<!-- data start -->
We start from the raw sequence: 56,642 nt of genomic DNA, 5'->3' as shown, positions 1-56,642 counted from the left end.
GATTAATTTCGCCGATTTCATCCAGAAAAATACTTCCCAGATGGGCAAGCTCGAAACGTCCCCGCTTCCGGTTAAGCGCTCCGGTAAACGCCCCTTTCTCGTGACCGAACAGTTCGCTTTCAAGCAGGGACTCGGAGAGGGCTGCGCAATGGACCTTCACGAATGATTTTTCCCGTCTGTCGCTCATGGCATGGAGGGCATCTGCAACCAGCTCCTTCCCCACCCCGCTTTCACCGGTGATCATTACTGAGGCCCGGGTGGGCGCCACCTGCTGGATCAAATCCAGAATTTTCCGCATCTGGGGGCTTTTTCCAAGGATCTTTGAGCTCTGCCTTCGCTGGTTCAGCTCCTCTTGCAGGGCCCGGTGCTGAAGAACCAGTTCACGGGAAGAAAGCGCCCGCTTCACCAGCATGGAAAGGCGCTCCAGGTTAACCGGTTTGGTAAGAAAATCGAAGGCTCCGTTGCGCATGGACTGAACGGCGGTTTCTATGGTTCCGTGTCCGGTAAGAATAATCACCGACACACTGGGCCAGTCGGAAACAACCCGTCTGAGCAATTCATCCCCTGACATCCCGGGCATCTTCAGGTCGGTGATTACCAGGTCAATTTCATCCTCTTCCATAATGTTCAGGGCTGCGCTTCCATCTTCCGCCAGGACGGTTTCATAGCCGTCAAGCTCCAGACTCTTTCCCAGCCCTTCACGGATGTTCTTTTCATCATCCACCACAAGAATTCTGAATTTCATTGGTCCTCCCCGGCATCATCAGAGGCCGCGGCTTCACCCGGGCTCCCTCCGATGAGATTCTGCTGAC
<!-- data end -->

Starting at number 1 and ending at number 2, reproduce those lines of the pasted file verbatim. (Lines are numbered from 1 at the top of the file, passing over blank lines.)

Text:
We start from the raw sequence: 56,642 nt of genomic DNA, 5'->3' as shown, positions 1-56,642 counted from the left end.
GATTAATTTCGCCGATTTCATCCAGAAAAATACTTCCCAGATGGGCAAGCTCGAAACGTCCCCGCTTCCGGTTAAGCGCTCCGGTAAACGCCCCTTTCTCGTGACCGAACAGTTCGCTTTCAAGCAGGGACTCGGAGAGGGCTGCGCAATGGACCTTCACGAATGATTTTTCCCGTCTGTCGCTCATGGCATGGAGGGCATCTGCAACCAGCTCCTTCCCCACCCCGCTTTCACCGGTGATCATTACTGAGGCCCGGGTGGGCGCCACCTGCTGGATCAAATCCAGAATTTTCCGCATCTGGGGGCTTTTTCCAAGGATCTTTGAGCTCTGCCTTCGCTGGTTCAGCTCCTCTTGCAGGGCCCGGTGCTGAAGAACCAGTTCACGGGAAGAAAGCGCCCGCTTCACCAGCATGGAAAGGCGCTCCAGGTTAACCGGTTTGGTAAGAAAATCGAAGGCTCCGTTGCGCATGGACTGAACGGCGGTTTCTATGGTTCCGTGTCCGGTAAGAATAATCACCGACACACTGGGCCAGTCGGAAACAACCCGTCTGAGCAATTCATCCCCTGACATCCCGGGCATCTTCAGGTCGGTGATTACCAGGTCAATTTCATCCTCTTCCATAATGTTCAGGGCTGCGCTTCCATCTTCCGCCAGGACGGTTTCATAGCCGTCAAGCTCCAGACTCTTTCCCAGCCCTTCACGGATGTTCTTTTCATCATCCACCACAAGAATTCTGAATTTCATTGGTCCTCCCCGGCATCATCAGAGGCCGCGGCTTCACCCGGGCTCCCTCCGATGAGATTCTGCTGAC